In conclusion, these tiny little health bombs are worth sprinkling over your food on a daily basis, or if you’re looking for other ways to eat them, you can make some delicious protein packed health balls for eating as sweeties.
Basic Info on Mango
Mango Glorious mango! I love this fruit! It’s beautiful bright orange colour is sunny and inviting and the taste is exquisite! Actually I’ve loved mango since I was a young child and first fell in love with them.
Mango is a healthy fruit which is full of vitamins, minerals and antioxidants. The most notable is vitamin C, which is important for your immune system and for supporting healthy hair and skin.
Mango also contains some vitamin A, which contributes to healthy eyesight and helps to protect your skin from the sun.
Like chia, mango is loaded with antioxidants, is healthy for the gut and supportive of heart health.
Not to mention delicious!
How to Cube a Mango
- To cut a mango into cubes, first cut the very tip off the mango so that it can stand on its head.
- Holding the mango on its head, slice down from top to bottom with a large, sharp knife, so that you just scrape past the large stone in the heart of the mango, cutting as close to it as you can.
- Repeat the cut on the other side, so that you now have two large pieces of mango with skin on and no stone.
- Take your knife and criss-cross into the flesh of the mango, without cutting through the skin.
- Invert the mango skin and the criss-cross pieces with pop out like magic! All you have to do is pop them off the inverted skin and into a bowl.
- Next, take the stone of the mango, which still has some flesh around it, and peel off the skin from that flesh.
- Cut the flesh away from the stone and into a separate bowl. You can use this part for the mush in the bottom of the pudding.
- Squeeze the stone well, holding it over the bowl, to get all the juice out.
Mango & Chia Seed Pudding
Normally I’m not a dessert person, because well, I’m just not keen on sweet things. But this is in a league of its own. It isn’t sweet unless you make it sweet, so if you like the sweeties in life, you can add a natural sweetener like maple syrup to this recipe.
For me, it’s heavenly as it is! And I believe I’m falling in love . . .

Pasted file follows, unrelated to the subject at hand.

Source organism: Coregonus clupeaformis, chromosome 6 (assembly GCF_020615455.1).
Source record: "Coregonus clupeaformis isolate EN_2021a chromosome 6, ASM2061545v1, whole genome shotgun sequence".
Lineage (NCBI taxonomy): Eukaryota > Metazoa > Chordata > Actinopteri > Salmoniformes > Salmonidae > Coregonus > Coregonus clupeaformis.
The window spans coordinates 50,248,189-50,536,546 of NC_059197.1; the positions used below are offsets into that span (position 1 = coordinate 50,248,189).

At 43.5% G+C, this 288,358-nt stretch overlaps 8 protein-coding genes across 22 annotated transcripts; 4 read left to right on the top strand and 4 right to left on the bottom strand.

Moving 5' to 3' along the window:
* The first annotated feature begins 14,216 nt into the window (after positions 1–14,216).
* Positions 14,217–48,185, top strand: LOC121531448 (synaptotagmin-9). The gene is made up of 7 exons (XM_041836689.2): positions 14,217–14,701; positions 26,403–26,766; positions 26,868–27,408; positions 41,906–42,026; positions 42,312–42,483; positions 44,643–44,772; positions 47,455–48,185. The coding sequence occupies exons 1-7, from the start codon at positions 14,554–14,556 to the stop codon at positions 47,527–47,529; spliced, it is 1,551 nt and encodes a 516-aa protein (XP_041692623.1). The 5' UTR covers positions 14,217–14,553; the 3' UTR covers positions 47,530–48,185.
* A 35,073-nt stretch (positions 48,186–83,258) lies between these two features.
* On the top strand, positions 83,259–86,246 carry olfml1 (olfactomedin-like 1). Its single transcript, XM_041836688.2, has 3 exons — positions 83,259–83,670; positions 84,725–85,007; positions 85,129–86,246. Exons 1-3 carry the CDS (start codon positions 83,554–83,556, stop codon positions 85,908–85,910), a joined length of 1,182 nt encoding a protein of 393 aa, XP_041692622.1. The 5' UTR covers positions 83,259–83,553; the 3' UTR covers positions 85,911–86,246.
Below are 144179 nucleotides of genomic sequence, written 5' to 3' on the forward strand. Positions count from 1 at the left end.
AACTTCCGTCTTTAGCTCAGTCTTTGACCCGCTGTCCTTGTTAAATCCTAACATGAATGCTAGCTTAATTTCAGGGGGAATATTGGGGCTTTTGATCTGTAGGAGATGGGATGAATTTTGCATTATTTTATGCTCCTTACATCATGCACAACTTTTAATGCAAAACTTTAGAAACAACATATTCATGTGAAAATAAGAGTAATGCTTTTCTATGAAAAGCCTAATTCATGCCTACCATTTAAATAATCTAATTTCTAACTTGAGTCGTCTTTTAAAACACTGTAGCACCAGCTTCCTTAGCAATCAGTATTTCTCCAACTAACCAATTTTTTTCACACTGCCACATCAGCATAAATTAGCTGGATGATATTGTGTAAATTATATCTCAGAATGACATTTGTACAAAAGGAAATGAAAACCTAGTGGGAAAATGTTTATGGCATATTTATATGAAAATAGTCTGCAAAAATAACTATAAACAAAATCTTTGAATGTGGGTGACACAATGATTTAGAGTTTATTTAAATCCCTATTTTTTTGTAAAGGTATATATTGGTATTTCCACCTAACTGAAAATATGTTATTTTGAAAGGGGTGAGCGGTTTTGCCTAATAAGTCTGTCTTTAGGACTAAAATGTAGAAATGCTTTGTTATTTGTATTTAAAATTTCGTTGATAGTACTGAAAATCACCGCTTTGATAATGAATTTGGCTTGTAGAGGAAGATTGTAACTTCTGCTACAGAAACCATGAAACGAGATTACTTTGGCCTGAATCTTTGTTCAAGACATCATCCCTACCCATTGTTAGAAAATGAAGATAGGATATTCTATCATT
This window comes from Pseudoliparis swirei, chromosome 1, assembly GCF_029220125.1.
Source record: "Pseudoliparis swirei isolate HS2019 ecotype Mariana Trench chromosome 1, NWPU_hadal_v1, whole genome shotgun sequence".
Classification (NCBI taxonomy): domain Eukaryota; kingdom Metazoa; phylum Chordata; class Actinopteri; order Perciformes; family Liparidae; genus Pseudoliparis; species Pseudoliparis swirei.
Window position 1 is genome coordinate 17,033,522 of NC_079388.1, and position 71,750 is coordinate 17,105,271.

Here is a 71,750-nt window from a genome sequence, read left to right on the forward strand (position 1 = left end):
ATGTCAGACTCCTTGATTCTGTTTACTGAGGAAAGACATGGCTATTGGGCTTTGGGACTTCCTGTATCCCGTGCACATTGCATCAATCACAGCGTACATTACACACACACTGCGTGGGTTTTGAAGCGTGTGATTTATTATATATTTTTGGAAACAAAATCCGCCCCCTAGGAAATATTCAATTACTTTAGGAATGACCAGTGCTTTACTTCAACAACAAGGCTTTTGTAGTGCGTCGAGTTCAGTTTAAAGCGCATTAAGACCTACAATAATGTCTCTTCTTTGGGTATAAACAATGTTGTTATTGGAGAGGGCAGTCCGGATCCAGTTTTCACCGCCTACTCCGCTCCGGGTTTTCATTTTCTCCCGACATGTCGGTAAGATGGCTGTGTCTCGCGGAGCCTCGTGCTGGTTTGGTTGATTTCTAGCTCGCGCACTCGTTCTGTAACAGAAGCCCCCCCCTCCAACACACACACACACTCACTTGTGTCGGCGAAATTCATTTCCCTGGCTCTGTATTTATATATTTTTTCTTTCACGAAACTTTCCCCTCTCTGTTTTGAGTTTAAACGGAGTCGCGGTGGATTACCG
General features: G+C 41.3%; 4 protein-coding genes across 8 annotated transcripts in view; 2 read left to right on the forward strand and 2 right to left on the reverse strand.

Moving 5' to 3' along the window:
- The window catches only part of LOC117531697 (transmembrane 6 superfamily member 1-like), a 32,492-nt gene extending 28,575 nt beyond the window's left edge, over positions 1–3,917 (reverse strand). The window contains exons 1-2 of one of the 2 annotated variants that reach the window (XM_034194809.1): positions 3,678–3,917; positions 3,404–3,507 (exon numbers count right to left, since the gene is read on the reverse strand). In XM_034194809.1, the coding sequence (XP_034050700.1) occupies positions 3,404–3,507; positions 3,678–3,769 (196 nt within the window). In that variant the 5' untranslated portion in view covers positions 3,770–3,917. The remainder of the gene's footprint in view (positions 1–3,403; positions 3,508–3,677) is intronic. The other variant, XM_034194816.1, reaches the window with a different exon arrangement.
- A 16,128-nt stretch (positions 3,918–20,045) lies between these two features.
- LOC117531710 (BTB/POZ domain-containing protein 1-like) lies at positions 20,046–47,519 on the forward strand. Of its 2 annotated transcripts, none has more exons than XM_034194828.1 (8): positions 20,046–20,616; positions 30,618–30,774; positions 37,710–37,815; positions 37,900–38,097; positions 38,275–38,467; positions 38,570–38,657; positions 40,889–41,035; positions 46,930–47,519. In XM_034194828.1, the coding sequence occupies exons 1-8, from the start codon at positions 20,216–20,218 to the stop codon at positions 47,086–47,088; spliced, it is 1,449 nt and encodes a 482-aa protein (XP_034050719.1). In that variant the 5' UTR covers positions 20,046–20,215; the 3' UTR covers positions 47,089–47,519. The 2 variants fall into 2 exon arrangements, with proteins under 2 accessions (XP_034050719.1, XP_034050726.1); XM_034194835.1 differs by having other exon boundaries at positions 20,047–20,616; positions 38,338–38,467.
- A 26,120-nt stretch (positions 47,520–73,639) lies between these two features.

I takes just 6 ingredients: chia seeds soaked in plant milk with 2 Medjool dates and a pinch of salt to make the pudding part, and 1 fresh mango, fresh lime juice and dark, vegan chocolate for the topping. It can be decorated with a slice of lime.
The only thing to remember when making this is that chia can absorb up to 10 times their weight in liquid. So when you initially soak the chia seeds, you can play with the thickness of the pudding by adding more plant milk. They will keep on absorbing and thickening up. It’s a matter of practise to see how thick you like your pudding.
Chia Seed Pudding With MangoCourse: DessertCuisine: Vegan, Gluten freeDifficulty: Easy
Unbelievably delicious and so simple to make!
1 ripe mango
1/2 cup chia seeds
2 cups unsweetened almond milk (or other plant milk)
2 Medjool dates (or more according to taste)
Vegan dark chocolate for decorating
1 lime, squeezed and sliced for decorating (optional)
pinch of salt
- Place the chia seeds in a bowl and pour on the plant milk, stirring well to avoid any clumping of the seeds.
- Finely chop the Medjool dates and add to the chia, discarding the stone. Separate the pieces of date so that they don’t clump together.
- Add a pinch of salt (to taste) and mix well.
- Set aside in the fridge for 4-6 hours. The mixture will thicken and set. (If it’s too thick or thin, just adjust the plant milk or chia seeds and set aside to reabsorb.)
- Chop a mango into cubes. Use the last, less attractive pieces to mash up in a bowl and make a juicy mango mash from (this can be made from the bits left attached to the stone, and if you squeeze the mango pip over a bowl, you’ll get extra juice from it.)
- Place some of the mango mush into the bottom of each individual serving dishes. It’s nice if they’re made of glass so you can see the layers of pudding.
- You can either have the mango just at the bottom, or create two layers, one at the bottom and one half way up.
- Top up the serving dish with the chia mixture and pat down to level off the top.
- Put some whole cubes of mango on top of the chia mixture.
- Squeeze a piece of lime juice over the top and serve with an additional slice for adding more while you eat the pudding.
- Finally, sprinkle with some dark, pure vegan chocolate and hey presto you have an amazing pudding that will impress your friends and family.
- You can add maple syrup if you prefer it sweeter, but I prefer the recipe not too sweet.
So, what do you think? Is this a keeper? I’m excited by this dessert and it’s going to be one for repetition for many years to come, I’m sure.
If you make it, feel free to share it over on Instagram, and tag me @loveveganliving!